Come 2021, there's "a pretty good chance that Apple will be the games industry," ex-Sony exec Phil Harrison told Edge Magazine when asked to peer into the future.
What's more, "free-to-play is going to become the defining business model of the next twenty years or so... depending on your level of fandom you will then either spend nothing or a very large amount of money to deepen your engagement."
The traditional model of using "a dedicated console...that you buy once" and "games that you buy at $60 or £40 a time" is "almost at the end of its life," he concluded.
The former head of SCE Worldwide Studios was with Sony for the launch of the PlayStation, PlayStation 2, PlayStation 3 and PlayStation Portable, and now sits on the advisory board for Gaikai, a cloud-based gaming company.
So for Gaikai, whose technology does all the hard work and streams games to web-enabled devices, be they tablets, laptops, or more traditional home-based hardware, it doesn't really matter who wins the tech war as long as browsers and broadband are up to scratch.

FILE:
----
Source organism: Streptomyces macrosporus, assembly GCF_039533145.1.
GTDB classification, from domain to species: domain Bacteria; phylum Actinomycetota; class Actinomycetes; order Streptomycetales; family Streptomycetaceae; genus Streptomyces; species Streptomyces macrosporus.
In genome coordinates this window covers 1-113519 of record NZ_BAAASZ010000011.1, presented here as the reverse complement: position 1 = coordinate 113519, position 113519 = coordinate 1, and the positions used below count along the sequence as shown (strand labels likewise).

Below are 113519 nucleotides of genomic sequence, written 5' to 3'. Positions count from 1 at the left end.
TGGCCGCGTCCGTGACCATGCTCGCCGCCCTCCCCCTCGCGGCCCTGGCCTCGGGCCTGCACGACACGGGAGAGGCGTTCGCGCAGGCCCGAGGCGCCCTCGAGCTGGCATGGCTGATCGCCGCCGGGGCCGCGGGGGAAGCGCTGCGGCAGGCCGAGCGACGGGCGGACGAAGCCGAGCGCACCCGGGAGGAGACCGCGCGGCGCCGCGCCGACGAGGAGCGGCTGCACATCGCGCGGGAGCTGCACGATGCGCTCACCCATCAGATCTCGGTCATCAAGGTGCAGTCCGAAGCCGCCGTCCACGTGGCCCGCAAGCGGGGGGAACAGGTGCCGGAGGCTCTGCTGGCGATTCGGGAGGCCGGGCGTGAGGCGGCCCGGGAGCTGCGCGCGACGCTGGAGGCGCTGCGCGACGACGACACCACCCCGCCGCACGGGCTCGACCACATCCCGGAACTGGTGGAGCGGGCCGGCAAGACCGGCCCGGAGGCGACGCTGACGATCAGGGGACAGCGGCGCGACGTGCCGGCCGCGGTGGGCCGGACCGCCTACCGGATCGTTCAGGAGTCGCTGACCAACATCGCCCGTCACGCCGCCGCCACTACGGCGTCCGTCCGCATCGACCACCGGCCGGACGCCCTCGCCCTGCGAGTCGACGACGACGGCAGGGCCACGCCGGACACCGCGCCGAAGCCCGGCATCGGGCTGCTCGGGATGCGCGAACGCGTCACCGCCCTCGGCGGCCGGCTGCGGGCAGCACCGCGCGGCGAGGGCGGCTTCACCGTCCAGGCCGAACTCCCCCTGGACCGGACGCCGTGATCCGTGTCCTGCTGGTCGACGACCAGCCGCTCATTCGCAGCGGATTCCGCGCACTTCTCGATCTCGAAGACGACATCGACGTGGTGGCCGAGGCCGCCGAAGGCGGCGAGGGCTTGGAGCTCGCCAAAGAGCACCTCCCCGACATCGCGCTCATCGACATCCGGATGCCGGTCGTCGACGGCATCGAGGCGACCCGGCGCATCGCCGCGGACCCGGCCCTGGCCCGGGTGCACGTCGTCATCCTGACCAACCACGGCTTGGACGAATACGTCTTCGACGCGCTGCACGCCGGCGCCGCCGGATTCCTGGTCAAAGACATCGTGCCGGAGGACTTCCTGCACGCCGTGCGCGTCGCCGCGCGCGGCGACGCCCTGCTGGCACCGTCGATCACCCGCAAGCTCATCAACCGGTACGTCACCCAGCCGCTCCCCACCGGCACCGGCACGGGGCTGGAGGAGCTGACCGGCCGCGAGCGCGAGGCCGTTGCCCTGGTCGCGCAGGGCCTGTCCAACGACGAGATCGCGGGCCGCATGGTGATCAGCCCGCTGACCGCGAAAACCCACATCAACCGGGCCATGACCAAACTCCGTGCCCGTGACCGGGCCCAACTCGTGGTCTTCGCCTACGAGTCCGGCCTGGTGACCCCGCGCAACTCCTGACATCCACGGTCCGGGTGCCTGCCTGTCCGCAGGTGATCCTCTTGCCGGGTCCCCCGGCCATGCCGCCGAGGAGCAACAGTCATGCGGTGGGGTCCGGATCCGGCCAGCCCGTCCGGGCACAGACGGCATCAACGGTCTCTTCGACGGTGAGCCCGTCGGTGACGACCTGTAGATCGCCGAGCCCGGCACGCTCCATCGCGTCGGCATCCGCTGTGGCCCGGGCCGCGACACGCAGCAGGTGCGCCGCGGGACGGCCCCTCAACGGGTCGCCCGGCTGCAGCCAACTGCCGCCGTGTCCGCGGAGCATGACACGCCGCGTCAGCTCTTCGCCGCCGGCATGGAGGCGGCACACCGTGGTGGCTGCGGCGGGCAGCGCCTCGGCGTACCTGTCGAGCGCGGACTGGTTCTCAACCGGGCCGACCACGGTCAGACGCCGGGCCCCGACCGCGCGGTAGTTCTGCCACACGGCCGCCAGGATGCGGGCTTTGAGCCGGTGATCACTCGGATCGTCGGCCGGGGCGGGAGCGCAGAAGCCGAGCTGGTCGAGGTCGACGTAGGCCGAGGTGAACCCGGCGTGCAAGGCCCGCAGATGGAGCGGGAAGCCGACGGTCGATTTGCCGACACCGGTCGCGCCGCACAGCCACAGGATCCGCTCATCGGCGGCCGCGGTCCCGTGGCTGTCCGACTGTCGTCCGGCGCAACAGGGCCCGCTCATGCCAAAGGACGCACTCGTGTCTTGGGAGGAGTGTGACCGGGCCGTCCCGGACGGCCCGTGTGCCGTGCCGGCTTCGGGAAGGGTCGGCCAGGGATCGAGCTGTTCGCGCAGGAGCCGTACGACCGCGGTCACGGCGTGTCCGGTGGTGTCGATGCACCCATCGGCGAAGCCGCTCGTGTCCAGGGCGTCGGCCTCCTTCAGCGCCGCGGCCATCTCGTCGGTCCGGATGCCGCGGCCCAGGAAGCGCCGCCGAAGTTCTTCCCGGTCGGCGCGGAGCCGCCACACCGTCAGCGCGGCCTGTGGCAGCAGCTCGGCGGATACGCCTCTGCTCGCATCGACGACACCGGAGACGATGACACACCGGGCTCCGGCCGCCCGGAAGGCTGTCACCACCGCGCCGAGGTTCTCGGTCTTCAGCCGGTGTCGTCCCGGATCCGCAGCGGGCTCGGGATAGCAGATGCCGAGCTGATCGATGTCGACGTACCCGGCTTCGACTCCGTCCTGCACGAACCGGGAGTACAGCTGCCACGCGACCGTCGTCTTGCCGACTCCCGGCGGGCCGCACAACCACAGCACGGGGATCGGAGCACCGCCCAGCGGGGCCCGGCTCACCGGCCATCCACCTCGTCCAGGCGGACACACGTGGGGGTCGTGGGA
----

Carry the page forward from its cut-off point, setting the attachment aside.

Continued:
Harrison predicts that his former employers, along with Microsoft and Nintendo, will survive just fine. That's as long as they can prove adaptable to a platform-agnostic future in which hardware isn't as important as it once was.
Gaikai is still in a testing phase, with a few demos available for those whose web connections are fast enough - the website silently measures users' bandwidth and, if it passes muster, starts up a demo after a minute or two.
One of its main competitors, OnLive, has a foot in both console and console-less camps.
Subscribers can stream full retail games to their Mac or PC or, using the OnLive micro-console and controller, direct to their TV.